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A Princess of Roumania, by Paul Park

Second paragraph of third chapter:
"Really."
I'm afraid that I gave up on this not quite half way through; it seemed to me a fairly standard portal fantasy, similar to say the Fionnavar Tapestry, with the difference that where I thought Kay took the established Arthurian mythos and did vaguely interesting things with it, Park didn't really do much with Romanian lore and if anything veered very close to stereotype territory in the portrayal of a lot of the characters. I've read many better examples of this sort of story, and so I moved on.

This had bubbled to the top of my list both as the most popularbook on Librarything on my unread shelves from 2009 acquisitions, and also the sf book which had lingered longest on those shelves. Next in the first category is George's Cosmic Treasure Hunt, by Lucy Hawking with Stephen Hawking; next in the second category is The Hidden War, by Michael Armstrong.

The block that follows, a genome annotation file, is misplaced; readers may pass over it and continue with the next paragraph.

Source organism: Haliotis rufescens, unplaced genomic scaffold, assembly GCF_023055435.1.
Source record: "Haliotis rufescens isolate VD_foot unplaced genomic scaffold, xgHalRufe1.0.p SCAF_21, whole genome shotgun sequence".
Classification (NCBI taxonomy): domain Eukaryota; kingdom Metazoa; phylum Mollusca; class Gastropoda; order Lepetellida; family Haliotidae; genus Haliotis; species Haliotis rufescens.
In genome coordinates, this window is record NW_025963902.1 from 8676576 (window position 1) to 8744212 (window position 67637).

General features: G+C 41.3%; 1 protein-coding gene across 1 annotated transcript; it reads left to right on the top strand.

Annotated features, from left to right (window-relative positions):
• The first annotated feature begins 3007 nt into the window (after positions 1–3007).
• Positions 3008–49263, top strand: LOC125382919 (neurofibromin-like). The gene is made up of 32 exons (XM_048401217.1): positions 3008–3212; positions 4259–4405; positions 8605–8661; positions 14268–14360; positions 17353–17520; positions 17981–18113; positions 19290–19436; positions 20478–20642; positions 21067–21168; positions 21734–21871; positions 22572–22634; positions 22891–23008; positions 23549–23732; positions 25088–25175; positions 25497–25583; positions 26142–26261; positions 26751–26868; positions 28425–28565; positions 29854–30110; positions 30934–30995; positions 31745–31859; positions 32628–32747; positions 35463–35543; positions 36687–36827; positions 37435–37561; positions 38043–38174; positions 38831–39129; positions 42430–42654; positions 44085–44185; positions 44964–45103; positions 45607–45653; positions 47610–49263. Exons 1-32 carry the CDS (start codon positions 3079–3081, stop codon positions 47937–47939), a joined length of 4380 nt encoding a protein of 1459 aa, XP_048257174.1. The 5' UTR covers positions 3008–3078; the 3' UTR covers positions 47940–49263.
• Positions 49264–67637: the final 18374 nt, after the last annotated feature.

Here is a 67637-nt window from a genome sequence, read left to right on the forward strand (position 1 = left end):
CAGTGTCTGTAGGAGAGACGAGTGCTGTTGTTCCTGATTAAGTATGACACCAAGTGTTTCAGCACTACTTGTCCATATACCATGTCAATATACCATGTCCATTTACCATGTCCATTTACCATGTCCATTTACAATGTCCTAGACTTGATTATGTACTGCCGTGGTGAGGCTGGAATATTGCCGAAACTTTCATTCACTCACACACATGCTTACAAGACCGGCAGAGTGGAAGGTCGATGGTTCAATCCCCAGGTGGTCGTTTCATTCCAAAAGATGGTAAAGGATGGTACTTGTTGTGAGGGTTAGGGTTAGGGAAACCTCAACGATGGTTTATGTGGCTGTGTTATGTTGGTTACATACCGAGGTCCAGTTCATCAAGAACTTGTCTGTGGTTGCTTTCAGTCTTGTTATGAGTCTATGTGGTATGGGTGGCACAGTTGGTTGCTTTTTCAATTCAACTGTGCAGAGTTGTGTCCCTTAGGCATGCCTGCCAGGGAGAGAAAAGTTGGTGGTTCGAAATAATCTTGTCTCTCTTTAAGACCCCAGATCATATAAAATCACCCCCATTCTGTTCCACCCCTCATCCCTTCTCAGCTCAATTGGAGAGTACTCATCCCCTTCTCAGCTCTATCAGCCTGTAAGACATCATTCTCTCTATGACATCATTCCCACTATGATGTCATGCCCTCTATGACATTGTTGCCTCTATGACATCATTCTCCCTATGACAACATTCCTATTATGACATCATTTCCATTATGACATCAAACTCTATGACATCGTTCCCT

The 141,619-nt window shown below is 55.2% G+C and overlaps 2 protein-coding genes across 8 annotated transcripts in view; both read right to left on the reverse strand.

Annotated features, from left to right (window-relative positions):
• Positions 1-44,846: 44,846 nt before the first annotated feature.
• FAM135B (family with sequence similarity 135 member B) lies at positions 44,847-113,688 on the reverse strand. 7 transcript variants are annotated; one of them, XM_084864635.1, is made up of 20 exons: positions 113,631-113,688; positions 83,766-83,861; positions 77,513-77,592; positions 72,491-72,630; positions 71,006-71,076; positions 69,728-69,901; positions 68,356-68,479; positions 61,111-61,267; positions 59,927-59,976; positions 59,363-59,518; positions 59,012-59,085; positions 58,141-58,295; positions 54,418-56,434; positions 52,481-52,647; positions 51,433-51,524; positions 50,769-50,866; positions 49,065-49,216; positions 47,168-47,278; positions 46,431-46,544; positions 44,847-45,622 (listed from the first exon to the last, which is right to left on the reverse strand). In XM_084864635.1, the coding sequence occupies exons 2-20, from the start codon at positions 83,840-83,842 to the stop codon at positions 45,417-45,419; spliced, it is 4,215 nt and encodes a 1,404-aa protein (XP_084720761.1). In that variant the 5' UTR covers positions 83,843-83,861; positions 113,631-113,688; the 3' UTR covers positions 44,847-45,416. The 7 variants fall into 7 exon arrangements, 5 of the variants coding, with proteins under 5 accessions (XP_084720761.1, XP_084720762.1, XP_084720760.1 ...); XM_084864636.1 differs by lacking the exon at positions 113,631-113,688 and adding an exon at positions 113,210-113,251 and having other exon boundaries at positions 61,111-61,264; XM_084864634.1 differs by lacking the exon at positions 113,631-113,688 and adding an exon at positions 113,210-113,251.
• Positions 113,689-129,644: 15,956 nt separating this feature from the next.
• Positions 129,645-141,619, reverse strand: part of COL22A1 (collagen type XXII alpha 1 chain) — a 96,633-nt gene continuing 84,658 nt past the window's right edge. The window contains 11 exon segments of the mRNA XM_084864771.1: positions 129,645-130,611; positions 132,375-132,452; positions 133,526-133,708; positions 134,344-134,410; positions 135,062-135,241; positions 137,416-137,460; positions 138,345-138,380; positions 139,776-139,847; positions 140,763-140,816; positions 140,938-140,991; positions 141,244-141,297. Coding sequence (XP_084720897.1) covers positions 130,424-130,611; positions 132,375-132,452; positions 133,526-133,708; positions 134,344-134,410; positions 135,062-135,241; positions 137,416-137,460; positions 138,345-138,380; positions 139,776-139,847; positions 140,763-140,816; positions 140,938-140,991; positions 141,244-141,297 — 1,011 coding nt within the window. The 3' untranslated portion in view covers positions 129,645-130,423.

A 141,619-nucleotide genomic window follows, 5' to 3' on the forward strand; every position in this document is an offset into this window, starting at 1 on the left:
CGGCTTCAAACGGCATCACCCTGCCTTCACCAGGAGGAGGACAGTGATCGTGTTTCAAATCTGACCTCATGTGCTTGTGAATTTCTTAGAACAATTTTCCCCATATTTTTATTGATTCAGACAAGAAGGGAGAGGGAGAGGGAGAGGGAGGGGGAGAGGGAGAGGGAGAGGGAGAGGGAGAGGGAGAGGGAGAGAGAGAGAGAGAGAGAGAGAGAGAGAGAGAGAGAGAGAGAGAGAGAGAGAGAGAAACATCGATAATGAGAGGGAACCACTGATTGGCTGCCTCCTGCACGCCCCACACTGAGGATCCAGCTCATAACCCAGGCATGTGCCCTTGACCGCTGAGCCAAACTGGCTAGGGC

Comments

( 2 comments — Leave a comment )
bookzombie
Apr. 14th, 2016 10:17 pm (UTC)
I didn't make it even that far. I'm afraid I just didn't enjoy the rather distant tone in which is was written. P., however, read the whole series and mainly enjoyed it.

And while it seems rather fashionable to knock The Fionavar Tapestry these for being Kay's 'apprentice work', I have quite a soft spot for it still!
inulro
Apr. 15th, 2016 12:34 pm (UTC)
Me too. I haven't read it since the 80s, though, and mostly got excited because not a lot of people set fantasy works in Toronto.
( 2 comments — Leave a comment )

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